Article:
Beach litter is down and recycling is up in major boost for green campaigns 

Is this the proof we are winning the war on plastic? Beach litter is down and recycling is up in major boost for green campaigns

Plastic pollution in the UK may finally be falling with recycling on the rise and less litter dropped at the seaside. 

Just 385 items of litter were found per stretch of beach this year – down from 558 in 2019 – according to national litter-picking event The Great British Beach Clean.

And plastic recycling rose 4 per cent last year, according to a survey by sustainability charity Recoup. 

It is a major victory for the Daily Mail which has long campaigned to quash plastic pollution. 

Just 385 items of litter were found per stretch of beach this year – down from 558 in 2019 – according to national litter-picking event The Great British Beach Clean

This includes championing calls for a deposit return scheme and to introduce charges on single-use plastic bags. 

However, despite the drop, charities warned that the UK still has a long way to go to reach Government targets to tackle the issue. 

The Marine Conservation Society (MCS), which organises the beach clean, said that plastic and polystyrene remain the most common types of litter – accounting for 75 per cent of seaside waste. 

Crisp and sweet packets, as well as plastic caps and lids, were among the most common items found across the country. 

And PPE, such as face masks and gloves, was found discarded on nearly one in three beaches. 

However the number of cotton bud sticks collected fell to its lowest level in the event’s 28-year history – with only six found on average.

The MCS said this was ‘likely’ due to policies banning the items, which were introduced in Scotland in 2019 and in England last year.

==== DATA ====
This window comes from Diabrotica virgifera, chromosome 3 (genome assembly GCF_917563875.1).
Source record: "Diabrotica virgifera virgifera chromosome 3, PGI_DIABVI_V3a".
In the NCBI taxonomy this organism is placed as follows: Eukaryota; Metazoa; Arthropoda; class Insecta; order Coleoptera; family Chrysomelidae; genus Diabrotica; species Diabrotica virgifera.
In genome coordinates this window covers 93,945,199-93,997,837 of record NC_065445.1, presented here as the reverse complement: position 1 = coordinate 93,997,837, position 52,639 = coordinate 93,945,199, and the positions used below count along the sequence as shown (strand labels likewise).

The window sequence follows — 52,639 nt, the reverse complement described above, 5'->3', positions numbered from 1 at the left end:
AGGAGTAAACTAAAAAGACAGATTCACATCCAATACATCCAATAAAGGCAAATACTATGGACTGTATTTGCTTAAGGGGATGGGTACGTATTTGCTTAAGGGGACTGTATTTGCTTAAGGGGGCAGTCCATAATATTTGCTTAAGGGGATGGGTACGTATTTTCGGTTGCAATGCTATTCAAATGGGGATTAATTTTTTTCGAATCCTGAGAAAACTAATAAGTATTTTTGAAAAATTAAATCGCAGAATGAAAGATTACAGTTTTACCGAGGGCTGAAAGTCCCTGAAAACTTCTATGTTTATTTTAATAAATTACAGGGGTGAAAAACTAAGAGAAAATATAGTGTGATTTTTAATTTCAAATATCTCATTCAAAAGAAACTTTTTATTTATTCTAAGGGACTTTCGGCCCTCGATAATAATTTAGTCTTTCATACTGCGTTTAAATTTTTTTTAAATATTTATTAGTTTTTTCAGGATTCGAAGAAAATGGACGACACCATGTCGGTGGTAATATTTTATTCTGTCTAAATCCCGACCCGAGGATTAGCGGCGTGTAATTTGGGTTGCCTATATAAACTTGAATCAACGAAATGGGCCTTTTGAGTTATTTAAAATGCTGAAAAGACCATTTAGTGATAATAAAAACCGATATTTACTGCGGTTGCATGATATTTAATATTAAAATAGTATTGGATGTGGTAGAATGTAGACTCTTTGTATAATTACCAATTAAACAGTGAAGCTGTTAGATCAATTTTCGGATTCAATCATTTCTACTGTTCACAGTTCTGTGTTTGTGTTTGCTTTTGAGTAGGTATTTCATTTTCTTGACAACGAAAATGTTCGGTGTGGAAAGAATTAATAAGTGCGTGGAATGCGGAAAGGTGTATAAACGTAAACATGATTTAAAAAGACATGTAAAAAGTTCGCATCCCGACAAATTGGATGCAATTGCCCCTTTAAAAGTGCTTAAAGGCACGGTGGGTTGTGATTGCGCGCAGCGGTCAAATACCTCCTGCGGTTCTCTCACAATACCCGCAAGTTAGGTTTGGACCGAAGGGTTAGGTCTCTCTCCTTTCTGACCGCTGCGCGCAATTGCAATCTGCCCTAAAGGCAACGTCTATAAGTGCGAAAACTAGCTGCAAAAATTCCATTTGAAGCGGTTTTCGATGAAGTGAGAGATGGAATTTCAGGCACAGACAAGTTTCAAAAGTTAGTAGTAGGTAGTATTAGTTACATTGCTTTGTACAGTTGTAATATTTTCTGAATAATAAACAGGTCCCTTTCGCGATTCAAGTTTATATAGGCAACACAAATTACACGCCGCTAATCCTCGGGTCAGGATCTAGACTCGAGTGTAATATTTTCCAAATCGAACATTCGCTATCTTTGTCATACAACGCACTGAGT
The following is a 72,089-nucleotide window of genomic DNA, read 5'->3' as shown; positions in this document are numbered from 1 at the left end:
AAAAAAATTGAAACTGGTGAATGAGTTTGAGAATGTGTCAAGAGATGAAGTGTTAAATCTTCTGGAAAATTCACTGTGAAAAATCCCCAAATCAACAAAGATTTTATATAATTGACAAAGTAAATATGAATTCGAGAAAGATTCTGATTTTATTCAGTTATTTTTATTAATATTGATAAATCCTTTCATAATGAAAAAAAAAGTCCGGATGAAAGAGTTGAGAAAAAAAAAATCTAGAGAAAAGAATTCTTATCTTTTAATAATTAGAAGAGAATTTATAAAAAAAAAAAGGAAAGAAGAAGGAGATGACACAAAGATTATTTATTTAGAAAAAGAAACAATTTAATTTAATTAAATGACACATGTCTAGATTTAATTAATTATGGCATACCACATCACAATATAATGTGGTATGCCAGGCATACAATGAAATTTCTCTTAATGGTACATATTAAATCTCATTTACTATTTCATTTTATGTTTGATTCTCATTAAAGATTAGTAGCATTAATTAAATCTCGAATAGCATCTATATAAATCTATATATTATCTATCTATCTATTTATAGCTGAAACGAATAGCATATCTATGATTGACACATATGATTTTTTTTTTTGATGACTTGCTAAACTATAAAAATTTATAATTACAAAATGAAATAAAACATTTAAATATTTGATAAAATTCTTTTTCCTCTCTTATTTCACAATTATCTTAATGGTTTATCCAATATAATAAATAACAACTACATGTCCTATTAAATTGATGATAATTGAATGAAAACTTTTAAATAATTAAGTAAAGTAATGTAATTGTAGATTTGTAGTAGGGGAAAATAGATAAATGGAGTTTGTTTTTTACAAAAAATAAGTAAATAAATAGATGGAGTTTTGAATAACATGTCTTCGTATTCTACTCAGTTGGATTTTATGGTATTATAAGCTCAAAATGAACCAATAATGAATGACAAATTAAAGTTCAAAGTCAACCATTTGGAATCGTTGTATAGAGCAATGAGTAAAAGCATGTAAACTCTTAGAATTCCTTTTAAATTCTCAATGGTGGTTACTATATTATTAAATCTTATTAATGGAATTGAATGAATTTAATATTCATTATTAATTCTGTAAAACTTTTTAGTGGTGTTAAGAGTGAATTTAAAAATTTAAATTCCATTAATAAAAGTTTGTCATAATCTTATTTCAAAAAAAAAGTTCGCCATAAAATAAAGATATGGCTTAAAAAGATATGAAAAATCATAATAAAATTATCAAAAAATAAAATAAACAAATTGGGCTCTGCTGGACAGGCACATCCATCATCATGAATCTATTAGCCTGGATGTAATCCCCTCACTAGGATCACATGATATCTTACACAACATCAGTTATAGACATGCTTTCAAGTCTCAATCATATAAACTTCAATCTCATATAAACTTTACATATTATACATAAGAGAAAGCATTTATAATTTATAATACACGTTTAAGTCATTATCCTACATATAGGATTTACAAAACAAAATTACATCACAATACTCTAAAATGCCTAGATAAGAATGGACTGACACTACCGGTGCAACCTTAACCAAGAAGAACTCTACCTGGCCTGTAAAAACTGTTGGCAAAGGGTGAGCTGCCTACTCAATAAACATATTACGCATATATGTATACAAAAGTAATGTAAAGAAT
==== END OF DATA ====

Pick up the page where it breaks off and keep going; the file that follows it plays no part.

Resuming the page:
Numbers of single-use plastic bags also continued to drop, from a high of 13 in 2013 down to just three this year. 

The MCS’s Lizzie Prior said: ‘The ongoing downward trend we’re seeing in litter levels on UK beaches is a positive sign that the actions we’re taking at a personal, local and national level are working. 

‘But we can’t sit back and relax. Now is the time for even more ambitious action.’ 

Her calls were echoed by Recoup which said that, although progress was being made, the UK had a long way to go. 

Its survey estimated that 584,000 tons of household plastic packaging were collected for recycling last year – an increase of 24,000 tons (4 per cent) on 2019. 

However the UK will need to double this amount so as to meet the Goverment’s target of recycling 70 per cent of plastic packaging by 2025. 

Around 75 per cent of drinks bottles made out of clear PET plastic – including water bottles – were recycled. And 78 per cent of plastic milk bottles were collected for recycling. 

However only a third of plastic pots, tubs and trays were recycled.

Read more at DailyMail.co.uk

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